It’s okay to pile the strawberries high; they’ll eventually settle into the pouch as the galette bakes.

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Beat the egg in a small bowl and brush it onto the exposed outer parts of the dough (NOTE: You won’t use all of the egg wash.) It’s now ready to bake!

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There are two temperatures at which to bake the galette on the prepared rack (i.e., the rack you’ve set on the lower middle of the range):

  • First, bake the galette for 20 minutes at 425 degrees F, making sure to turn the sheet halfway at the 10-minute mark.
  • Then, at the 20-minute mark, turn the sheet back to its original position, reduce the heat of the oven to 350 degrees F, and let the galette bake for another 20 minutes or until the crust is a lovely just-golden color.

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As you can see, my galette had a little bit of spillage over the top, but nothing too extravagant (i.e., I was able to keep it all contained on the sheet pan).

Gently move the finished galette to a wire rack to cool. I find it easiest to slide the parchment paper and galette onto the wire rack rather than try to move just the galette.

The filling tastes like strawberry jam and the crust is flaky on the outside and chewy on the inside. I made this galette on a Sunday and brought it in to work the next day, leaving it in the kitchenette with a little card to explain what it was made of. The galette was gone about an hour later. I’m glad it was a hit!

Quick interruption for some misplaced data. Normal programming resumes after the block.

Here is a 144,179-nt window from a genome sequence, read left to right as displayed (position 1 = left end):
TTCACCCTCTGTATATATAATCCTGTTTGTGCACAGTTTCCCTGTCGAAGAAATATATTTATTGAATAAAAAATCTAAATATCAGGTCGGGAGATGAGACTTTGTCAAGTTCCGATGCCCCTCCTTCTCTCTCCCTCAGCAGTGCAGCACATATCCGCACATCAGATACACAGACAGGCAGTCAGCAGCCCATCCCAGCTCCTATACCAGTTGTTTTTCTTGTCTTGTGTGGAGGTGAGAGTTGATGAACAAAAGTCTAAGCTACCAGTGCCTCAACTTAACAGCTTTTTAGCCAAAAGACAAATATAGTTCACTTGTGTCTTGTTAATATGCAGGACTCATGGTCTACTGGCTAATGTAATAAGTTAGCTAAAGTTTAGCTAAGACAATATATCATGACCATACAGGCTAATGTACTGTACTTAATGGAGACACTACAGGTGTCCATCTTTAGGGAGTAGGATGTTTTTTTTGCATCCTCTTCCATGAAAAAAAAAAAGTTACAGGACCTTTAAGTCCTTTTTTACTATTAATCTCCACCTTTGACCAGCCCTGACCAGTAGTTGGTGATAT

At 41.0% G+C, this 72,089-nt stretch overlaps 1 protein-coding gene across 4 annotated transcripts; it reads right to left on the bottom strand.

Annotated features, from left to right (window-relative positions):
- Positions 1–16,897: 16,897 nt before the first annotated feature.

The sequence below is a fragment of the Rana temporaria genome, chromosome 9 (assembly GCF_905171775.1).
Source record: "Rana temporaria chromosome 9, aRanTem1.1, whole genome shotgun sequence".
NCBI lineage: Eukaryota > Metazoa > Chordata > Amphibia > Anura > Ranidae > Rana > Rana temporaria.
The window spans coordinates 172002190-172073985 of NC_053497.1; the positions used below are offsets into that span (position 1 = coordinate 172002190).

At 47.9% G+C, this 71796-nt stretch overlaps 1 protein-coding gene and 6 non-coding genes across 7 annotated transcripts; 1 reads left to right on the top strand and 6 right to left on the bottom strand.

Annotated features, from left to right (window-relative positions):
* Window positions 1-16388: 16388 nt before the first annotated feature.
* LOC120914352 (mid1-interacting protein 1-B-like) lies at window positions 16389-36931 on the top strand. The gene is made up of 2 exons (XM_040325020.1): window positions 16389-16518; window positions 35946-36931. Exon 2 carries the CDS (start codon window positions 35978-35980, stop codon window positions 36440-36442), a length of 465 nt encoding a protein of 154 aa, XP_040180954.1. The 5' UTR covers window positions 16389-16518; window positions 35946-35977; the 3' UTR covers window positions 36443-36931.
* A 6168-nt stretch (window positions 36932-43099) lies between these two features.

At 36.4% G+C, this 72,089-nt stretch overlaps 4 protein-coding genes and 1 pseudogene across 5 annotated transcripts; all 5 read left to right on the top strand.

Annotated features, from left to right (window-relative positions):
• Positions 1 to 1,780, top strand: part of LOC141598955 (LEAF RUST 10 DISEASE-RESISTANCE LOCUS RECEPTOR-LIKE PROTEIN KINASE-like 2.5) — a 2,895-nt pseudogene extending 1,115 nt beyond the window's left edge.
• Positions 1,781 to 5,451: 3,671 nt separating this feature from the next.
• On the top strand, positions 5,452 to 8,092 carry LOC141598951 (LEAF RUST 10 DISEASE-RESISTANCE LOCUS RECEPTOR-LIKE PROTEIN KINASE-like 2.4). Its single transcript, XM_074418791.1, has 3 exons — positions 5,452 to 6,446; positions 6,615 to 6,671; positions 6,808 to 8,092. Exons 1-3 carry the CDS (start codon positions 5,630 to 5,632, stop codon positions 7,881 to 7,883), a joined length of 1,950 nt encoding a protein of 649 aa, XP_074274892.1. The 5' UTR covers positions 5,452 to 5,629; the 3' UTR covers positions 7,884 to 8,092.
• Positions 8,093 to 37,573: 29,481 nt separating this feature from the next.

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***
Strawberry Galette
Inspired by Fine Cooking’s Sweet Galette Dough and Lauren Weisenthal’s Strawberry Galette recipe on Serious Eats
Makes one 8-10 inch galette // 1.5 hours to prep, 40 minutes to bake

For the crust:
1-1/4 cup all-purpose flour
1 tbsp granulated sugar
1/4 tsp kosher salt
8 tbsp unsalted butter, cut into 1/2-inch cubes and chilled
1/3 cup ice water

For the filling:
1 quart of ripe strawberries
1/4 cup granulated sugar
1 tbsp corn starch

For egg wash:
1 egg, scrambled

  1. Make the dough: In a large mixing bowl, whisk together the flour, 1 tablespoon of granulated sugar, and the salt. Cut the butter into the dry mixture, either using a hand-held pastry blender, a food processor, or a stand mixer. Add all of the ice water at once and combine just until the mixture is no longer powdery; if using a food processor or stand mixer, be careful not to overmix. Gather the dough by hand, shape it into a rounded disk (don’t worry if you still see streaks or lumps of butter), cover it in plastic wrap, and let it chill in the refrigerator for an hour.
  2. Line an unrimmed sheet pan with parchment paper. Set the chilled disk in the center of the pan and roll it out to 1/8-inch thickness (you’ll end up with a thin disk that’s about 12 to 13 inches in diameter). Set the rolled out dough back in the fridge.
  3. Set an oven rack in the lower middle of the range and preheat the oven to 425 degrees F.
  4. Prepare the strawberry filling: In another mixing bowl, whisk together a 1/4 cup of granulated sugar and the corn starch. Hull and quarter the strawberries, yielding between 2 and 2-1/2 cups of fruit, and add them to the dry ingredients. Toss the berries to coat them in the dry mixture.
  5. Remove the dough from the fridge. Pile the strawberries in the center of the dough, making sure to leave between 2 to 3 inches of dough uncovered on all sides. Gently fold the dough overhang up over the fruit in pleats. Slightly pinch the bottom of each pleat to help seal in the strawberries and their juices. Brush egg wash onto the exposed outer parts of the dough.
  6. Bake the galette on the prepared lower middle rack for 20 minutes at 425 degrees F, turning it halfway at the 10-minute mark. Then, at the 20-minute mark, return the galette to its original position, lower the heat to 350 degrees F, and continue to bake the galette for another 20 minutes or until the crust is a just-golden color.
  7. Remove the galette from the oven. Slide the galette on the parchment paper onto a wire rack to cool before serving.